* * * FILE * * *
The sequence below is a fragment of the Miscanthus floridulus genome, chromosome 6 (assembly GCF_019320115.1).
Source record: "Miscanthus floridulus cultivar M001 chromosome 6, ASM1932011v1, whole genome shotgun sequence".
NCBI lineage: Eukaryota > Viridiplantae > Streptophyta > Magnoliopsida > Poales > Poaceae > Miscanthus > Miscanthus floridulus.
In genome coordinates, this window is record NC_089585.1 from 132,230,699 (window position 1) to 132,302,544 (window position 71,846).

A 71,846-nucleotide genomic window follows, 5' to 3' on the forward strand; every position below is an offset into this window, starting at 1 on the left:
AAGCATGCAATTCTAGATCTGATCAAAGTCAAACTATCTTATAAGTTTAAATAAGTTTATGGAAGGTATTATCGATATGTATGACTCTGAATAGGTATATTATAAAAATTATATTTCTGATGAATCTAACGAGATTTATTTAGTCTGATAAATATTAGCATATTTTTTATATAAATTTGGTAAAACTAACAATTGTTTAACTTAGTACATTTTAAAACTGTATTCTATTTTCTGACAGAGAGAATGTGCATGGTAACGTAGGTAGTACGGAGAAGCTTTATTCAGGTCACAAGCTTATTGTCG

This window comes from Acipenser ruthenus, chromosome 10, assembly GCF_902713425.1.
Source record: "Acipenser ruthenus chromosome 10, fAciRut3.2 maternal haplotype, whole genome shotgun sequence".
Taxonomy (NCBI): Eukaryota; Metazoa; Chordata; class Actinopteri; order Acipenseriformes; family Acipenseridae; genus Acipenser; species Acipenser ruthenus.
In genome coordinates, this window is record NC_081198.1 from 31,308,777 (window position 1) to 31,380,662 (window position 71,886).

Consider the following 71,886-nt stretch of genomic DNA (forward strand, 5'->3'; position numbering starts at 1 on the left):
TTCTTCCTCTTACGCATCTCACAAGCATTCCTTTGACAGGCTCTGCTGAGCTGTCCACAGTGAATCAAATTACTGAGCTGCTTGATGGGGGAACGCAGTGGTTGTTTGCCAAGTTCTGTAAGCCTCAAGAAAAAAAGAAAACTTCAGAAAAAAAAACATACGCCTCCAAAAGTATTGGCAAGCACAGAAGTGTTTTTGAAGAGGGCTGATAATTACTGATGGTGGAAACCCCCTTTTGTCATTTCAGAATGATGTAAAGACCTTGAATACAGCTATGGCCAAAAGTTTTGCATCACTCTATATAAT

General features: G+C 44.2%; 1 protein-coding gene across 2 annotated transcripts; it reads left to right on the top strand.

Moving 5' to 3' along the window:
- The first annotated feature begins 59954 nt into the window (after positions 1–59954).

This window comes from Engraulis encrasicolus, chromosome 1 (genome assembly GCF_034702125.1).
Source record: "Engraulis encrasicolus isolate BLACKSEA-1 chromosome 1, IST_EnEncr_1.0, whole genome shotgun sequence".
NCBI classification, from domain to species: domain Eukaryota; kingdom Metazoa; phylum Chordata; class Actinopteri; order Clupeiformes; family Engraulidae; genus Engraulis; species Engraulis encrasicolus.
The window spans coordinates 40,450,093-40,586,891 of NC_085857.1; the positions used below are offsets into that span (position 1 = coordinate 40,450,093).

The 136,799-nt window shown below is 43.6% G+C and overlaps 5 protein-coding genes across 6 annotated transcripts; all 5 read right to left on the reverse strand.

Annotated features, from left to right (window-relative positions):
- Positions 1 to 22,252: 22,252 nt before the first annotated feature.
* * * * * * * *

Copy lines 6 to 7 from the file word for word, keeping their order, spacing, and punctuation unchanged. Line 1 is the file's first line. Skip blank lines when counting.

AAGCATGCAATTCTAGATCTGATCAAAGTCAAACTATCTTATAAGTTTAAATAAGTTTATGGAAGGTATTATCGATATGTATGACTCTGAATAGGTATATTATAAAAATTATATTTCTGATGAATCTAACGAGATTTATTTAGTCTGATAAATATTAGCATATTTTTTATATAAATTTGGTAAAACTAACAATTGTTTAACTTAGTACATTTTAAAACTGTATTCTATTTTCTGACAGAGAGAATGTGCATGGTAACGTAGGTAGTACGGAGAAGCTTTATTCAGGTCACAAGCTTATTGTCG

This window comes from Acipenser ruthenus, chromosome 10, assembly GCF_902713425.1.